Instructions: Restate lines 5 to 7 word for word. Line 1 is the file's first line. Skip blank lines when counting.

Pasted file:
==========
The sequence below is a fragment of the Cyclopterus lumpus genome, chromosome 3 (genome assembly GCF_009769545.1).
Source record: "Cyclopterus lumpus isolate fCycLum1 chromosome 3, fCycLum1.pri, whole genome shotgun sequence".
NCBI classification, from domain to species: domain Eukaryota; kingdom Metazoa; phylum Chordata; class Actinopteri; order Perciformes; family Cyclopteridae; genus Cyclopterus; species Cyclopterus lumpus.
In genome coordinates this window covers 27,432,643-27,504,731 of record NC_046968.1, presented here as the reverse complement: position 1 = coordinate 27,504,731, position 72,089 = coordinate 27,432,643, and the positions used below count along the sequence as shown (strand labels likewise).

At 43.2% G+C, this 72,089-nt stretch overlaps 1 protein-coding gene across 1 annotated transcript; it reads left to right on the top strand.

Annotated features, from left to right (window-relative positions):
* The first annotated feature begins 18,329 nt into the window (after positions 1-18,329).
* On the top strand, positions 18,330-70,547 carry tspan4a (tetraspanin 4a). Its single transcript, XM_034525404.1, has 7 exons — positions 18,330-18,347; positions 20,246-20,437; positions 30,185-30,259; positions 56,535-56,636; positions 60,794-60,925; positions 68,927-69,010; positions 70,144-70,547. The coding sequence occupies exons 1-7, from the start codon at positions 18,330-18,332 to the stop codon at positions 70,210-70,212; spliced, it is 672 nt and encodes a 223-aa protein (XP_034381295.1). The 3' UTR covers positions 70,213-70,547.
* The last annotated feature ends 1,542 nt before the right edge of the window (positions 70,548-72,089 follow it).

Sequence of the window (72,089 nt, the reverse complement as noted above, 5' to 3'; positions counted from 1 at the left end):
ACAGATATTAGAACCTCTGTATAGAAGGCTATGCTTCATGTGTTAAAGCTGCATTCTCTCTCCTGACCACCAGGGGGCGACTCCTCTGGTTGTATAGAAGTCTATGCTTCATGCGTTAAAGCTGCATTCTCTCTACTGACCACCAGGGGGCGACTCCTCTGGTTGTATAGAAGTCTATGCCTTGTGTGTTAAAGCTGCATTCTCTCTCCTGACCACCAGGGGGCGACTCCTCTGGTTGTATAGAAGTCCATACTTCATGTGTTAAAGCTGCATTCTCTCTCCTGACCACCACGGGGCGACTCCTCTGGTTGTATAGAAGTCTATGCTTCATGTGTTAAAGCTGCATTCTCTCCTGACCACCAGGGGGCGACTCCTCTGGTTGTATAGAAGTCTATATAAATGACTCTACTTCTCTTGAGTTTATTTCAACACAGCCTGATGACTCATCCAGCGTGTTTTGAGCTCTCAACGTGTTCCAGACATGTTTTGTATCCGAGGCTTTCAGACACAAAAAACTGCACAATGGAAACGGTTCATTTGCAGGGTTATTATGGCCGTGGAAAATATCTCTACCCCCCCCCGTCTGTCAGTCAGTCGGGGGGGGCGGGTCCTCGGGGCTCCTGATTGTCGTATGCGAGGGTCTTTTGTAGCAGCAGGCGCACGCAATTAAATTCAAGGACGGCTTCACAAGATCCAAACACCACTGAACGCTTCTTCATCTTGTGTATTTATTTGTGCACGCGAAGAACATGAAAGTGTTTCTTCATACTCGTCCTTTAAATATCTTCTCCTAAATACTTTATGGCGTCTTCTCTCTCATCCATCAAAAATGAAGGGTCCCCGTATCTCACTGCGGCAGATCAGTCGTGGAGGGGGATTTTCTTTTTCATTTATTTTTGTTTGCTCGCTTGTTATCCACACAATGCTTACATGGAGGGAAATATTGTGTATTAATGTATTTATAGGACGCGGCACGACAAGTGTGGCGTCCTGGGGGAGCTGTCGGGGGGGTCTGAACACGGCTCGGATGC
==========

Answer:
At 43.2% G+C, this 72,089-nt stretch overlaps 1 protein-coding gene across 1 annotated transcript; it reads left to right on the top strand.

Annotated features, from left to right (window-relative positions):
* The first annotated feature begins 18,329 nt into the window (after positions 1-18,329).